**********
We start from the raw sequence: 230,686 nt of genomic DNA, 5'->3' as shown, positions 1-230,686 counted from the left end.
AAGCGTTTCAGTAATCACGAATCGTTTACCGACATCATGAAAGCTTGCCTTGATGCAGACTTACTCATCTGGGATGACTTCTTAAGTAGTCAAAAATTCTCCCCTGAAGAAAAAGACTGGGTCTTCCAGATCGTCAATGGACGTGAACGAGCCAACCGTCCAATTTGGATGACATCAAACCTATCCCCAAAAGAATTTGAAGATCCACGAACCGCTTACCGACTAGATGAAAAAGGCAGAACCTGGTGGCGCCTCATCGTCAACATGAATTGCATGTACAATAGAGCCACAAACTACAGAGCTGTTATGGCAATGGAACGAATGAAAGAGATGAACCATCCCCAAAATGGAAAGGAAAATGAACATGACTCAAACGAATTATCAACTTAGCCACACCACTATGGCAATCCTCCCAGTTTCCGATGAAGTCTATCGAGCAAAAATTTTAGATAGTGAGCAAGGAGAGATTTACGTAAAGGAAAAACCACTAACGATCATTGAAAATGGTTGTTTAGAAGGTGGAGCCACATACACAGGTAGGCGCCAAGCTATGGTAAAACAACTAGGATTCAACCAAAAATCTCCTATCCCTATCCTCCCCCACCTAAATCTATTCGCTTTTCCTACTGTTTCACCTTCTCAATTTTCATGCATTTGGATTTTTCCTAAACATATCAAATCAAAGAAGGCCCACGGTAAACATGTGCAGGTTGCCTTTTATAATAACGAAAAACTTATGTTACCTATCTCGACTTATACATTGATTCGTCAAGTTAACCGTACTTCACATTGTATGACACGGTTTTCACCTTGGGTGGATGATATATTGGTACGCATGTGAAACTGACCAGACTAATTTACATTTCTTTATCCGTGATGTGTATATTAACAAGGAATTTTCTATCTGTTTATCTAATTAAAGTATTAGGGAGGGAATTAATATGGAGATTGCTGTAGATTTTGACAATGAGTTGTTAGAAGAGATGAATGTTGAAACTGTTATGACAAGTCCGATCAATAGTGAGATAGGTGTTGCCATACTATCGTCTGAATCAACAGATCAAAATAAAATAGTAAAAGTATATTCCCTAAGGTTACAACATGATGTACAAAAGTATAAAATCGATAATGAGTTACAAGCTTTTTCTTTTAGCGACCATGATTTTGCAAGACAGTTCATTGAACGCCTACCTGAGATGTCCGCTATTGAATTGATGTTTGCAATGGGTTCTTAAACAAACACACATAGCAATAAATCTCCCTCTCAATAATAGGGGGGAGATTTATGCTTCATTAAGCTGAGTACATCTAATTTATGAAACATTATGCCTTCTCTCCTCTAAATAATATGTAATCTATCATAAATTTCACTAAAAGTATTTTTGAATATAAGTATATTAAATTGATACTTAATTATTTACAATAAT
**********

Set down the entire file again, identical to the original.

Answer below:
We start from the raw sequence: 230,686 nt of genomic DNA, 5'->3' as shown, positions 1-230,686 counted from the left end.
AAGCGTTTCAGTAATCACGAATCGTTTACCGACATCATGAAAGCTTGCCTTGATGCAGACTTACTCATCTGGGATGACTTCTTAAGTAGTCAAAAATTCTCCCCTGAAGAAAAAGACTGGGTCTTCCAGATCGTCAATGGACGTGAACGAGCCAACCGTCCAATTTGGATGACATCAAACCTATCCCCAAAAGAATTTGAAGATCCACGAACCGCTTACCGACTAGATGAAAAAGGCAGAACCTGGTGGCGCCTCATCGTCAACATGAATTGCATGTACAATAGAGCCACAAACTACAGAGCTGTTATGGCAATGGAACGAATGAAAGAGATGAACCATCCCCAAAATGGAAAGGAAAATGAACATGACTCAAACGAATTATCAACTTAGCCACACCACTATGGCAATCCTCCCAGTTTCCGATGAAGTCTATCGAGCAAAAATTTTAGATAGTGAGCAAGGAGAGATTTACGTAAAGGAAAAACCACTAACGATCATTGAAAATGGTTGTTTAGAAGGTGGAGCCACATACACAGGTAGGCGCCAAGCTATGGTAAAACAACTAGGATTCAACCAAAAATCTCCTATCCCTATCCTCCCCCACCTAAATCTATTCGCTTTTCCTACTGTTTCACCTTCTCAATTTTCATGCATTTGGATTTTTCCTAAACATATCAAATCAAAGAAGGCCCACGGTAAACATGTGCAGGTTGCCTTTTATAATAACGAAAAACTTATGTTACCTATCTCGACTTATACATTGATTCGTCAAGTTAACCGTACTTCACATTGTATGACACGGTTTTCACCTTGGGTGGATGATATATTGGTACGCATGTGAAACTGACCAGACTAATTTACATTTCTTTATCCGTGATGTGTATATTAACAAGGAATTTTCTATCTGTTTATCTAATTAAAGTATTAGGGAGGGAATTAATATGGAGATTGCTGTAGATTTTGACAATGAGTTGTTAGAAGAGATGAATGTTGAAACTGTTATGACAAGTCCGATCAATAGTGAGATAGGTGTTGCCATACTATCGTCTGAATCAACAGATCAAAATAAAATAGTAAAAGTATATTCCCTAAGGTTACAACATGATGTACAAAAGTATAAAATCGATAATGAGTTACAAGCTTTTTCTTTTAGCGACCATGATTTTGCAAGACAGTTCATTGAACGCCTACCTGAGATGTCCGCTATTGAATTGATGTTTGCAATGGGTTCTTAAACAAACACACATAGCAATAAATCTCCCTCTCAATAATAGGGGGGAGATTTATGCTTCATTAAGCTGAGTACATCTAATTTATGAAACATTATGCCTTCTCTCCTCTAAATAATATGTAATCTATCATAAATTTCACTAAAAGTATTTTTGAATATAAGTATATTAAATTGATACTTAATTATTTACAATAAT